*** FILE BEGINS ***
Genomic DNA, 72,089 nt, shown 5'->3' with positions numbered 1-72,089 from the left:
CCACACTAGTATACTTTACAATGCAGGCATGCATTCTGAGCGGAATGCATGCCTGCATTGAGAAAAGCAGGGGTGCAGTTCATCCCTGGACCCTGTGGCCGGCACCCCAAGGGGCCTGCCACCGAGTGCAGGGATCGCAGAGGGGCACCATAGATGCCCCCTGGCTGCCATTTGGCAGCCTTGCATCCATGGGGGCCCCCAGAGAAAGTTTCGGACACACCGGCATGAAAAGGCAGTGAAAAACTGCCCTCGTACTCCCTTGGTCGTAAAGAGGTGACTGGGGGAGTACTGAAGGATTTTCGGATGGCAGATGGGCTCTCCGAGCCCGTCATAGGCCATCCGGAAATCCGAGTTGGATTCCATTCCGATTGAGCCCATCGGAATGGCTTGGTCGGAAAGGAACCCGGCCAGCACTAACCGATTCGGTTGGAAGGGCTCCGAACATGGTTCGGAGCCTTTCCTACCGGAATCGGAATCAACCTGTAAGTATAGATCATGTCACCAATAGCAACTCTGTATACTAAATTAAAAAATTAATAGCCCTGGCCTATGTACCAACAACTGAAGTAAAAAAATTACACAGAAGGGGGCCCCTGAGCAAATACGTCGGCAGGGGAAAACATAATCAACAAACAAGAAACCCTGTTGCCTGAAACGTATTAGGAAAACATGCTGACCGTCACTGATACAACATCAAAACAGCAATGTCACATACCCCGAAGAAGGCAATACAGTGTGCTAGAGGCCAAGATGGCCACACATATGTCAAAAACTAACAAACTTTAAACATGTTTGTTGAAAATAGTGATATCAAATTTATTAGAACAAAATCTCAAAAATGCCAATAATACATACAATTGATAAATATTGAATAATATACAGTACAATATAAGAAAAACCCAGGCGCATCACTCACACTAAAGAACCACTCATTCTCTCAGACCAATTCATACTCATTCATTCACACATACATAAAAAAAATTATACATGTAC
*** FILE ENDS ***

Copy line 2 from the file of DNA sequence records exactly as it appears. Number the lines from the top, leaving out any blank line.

CCACACTAGTATACTTTACAATGCAGGCATGCATTCTGAGCGGAATGCATGCCTGCATTGAGAAAAGCAGGGGTGCAGTTCATCCCTGGACCCTGTGGCCGGCACCCCAAGGGGCCTGCCACCGAGTGCAGGGATCGCAGAGGGGCACCATAGATGCCCCCTGGCTGCCATTTGGCAGCCTTGCATCCATGGGGGCCCCCAGAGAAAGTTTCGGACACACCGGCATGAAAAGGCAGTGAAAAACTGCCCTCGTACTCCCTTGGTCGTAAAGAGGTGACTGGGGGAGTACTGAAGGATTTTCGGATGGCAGATGGGCTCTCCGAGCCCGTCATAGGCCATCCGGAAATCCGAGTTGGATTCCATTCCGATTGAGCCCATCGGAATGGCTTGGTCGGAAAGGAACCCGGCCAGCACTAACCGATTCGGTTGGAAGGGCTCCGAACATGGTTCGGAGCCTTTCCTACCGGAATCGGAATCAACCTGTAAGTATAGATCATGTCACCAATAGCAACTCTGTATACTAAATTAAAAAATTAATAGCCCTGGCCTATGTACCAACAACTGAAGTAAAAAAATTACACAGAAGGGGGCCCCTGAGCAAATACGTCGGCAGGGGAAAACATAATCAACAAACAAGAAACCCTGTTGCCTGAAACGTATTAGGAAAACATGCTGACCGTCACTGATACAACATCAAAACAGCAATGTCACATACCCCGAAGAAGGCAATACAGTGTGCTAGAGGCCAAGATGGCCACACATATGTCAAAAACTAACAAACTTTAAACATGTTTGTTGAAAATAGTGATATCAAATTTATTAGAACAAAATCTCAAAAATGCCAATAATACATACAATTGATAAATATTGAATAATATACAGTACAATATAAGAAAAACCCAGGCGCATCACTCACACTAAAGAACCACTCATTCTCTCAGACCAATTCATACTCATTCATTCACACATACATAAAAAAAATTATACATGTAC